China will increase quotas for two pilot schemes that allow domestic investors to access foreign assets, as part of its broader efforts to open up the financial market, according to the country's foreign exchange regulator.
The quota for the Qualified Domestic Limited Partnership (QDLP) program in Shanghai and the quota for the Qualified Domestic Investment Enterprise (QDIE) program in Shenzhen will be expanded to 5 billion U.S. dollars each, the State Administration of Foreign Exchange (SAFE) said Tuesday in an online statement.
The QDLP program was first launched in Shanghai in 2013 while QDIE was launched in Shenzhen in 2014. Both schemes offer channels for qualified domestic institutions to invest overseas.
China has launched a new round of the programs since late last year. The QDLP program in Shanghai had a previous quota of 2 billion dollars, which was used up by the end of February, according to the SAFE.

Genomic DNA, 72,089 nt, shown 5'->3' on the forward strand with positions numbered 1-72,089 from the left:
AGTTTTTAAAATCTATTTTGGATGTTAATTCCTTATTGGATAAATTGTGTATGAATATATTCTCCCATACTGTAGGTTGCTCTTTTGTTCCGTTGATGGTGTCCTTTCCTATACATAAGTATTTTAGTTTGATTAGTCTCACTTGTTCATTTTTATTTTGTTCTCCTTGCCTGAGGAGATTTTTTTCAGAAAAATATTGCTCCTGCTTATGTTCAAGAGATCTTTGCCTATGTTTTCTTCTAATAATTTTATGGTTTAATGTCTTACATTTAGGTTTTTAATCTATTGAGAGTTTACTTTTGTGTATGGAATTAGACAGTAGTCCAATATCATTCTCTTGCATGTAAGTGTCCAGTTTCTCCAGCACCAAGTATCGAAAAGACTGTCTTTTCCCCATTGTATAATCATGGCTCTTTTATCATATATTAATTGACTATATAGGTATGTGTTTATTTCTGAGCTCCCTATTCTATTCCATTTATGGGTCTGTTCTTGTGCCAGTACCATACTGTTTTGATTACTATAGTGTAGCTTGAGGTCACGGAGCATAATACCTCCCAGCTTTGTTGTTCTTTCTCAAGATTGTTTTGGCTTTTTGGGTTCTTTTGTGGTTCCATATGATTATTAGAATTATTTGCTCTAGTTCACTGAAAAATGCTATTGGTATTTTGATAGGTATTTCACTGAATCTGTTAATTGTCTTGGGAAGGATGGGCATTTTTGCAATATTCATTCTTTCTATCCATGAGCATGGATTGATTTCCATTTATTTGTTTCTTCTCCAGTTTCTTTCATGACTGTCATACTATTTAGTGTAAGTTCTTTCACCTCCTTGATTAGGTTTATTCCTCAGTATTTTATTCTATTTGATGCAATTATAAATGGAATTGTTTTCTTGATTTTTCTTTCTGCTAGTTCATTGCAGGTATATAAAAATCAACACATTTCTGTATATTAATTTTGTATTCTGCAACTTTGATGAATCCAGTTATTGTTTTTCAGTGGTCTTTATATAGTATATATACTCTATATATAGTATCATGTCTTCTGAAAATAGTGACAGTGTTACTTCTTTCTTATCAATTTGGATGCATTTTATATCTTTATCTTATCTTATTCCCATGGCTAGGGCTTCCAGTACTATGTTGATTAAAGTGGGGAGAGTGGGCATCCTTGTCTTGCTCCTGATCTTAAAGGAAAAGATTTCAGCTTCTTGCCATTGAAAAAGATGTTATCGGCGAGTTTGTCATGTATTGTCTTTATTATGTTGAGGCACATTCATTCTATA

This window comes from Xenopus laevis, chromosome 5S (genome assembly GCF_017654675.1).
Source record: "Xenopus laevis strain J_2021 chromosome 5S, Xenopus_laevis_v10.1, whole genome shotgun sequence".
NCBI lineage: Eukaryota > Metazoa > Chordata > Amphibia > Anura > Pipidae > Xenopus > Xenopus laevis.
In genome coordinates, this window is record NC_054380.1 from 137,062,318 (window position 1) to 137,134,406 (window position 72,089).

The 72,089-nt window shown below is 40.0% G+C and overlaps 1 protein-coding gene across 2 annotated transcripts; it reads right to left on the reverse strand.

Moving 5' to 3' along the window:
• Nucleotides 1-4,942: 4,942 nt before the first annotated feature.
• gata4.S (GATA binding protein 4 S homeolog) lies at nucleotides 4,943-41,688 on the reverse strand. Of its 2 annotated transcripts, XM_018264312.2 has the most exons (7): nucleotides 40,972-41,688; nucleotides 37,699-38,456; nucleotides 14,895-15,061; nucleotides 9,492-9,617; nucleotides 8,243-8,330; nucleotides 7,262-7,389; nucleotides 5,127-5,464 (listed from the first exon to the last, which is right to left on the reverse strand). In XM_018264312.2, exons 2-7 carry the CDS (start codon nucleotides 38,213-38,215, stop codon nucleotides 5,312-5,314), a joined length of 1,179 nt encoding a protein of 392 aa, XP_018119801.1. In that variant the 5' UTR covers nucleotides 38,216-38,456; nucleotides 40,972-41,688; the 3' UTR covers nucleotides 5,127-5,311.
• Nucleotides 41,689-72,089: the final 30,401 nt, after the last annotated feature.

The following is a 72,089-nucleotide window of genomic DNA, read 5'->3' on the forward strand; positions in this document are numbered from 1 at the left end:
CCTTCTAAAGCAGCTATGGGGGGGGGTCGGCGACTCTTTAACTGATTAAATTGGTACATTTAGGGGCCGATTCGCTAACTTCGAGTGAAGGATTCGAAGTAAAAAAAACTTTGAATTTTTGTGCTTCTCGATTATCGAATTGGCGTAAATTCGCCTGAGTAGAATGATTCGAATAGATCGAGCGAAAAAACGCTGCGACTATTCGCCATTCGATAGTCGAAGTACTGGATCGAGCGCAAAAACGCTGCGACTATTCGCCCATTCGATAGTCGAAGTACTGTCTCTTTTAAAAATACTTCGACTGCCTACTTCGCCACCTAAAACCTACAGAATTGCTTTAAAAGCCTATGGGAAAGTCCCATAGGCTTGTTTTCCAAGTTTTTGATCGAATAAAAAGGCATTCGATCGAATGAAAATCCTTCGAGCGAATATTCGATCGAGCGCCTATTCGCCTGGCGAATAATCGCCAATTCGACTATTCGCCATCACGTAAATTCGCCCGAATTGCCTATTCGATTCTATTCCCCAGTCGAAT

The QDIE program in Shenzhen had a previous quota of 2.5 billion dollars, 1.26 billion of which had been allocated by April 9 this year.
The SAFE will steadily push forward the pilot programs and improve the macro-prudential management of the schemes, the statement said.
The move came after a SAFE announcement earlier this month, which stated that the country will push the reform of the Qualified Domestic Institutional Investor (QDII) program, a similar scheme for outbound investment.
China has yet to fully liberalize its capital account, with programs such as QDII and Qualified Foreign Institutional Investors (QFII) providing financial institutions with quotas for outbound and inbound investment, respectively.
The reform measures for outbound investment come at a time when China is stepping up efforts to open its financial market.
Among the opening-up measures, China will expand the business scope of foreign banks and impose no restrictions on the scope of joint-venture securities companies.
The opening up of the financial sector should go together with reform of the exchange rate formation mechanism and the process of advancing capital account convertibility, according to central bank governor Yi Gang.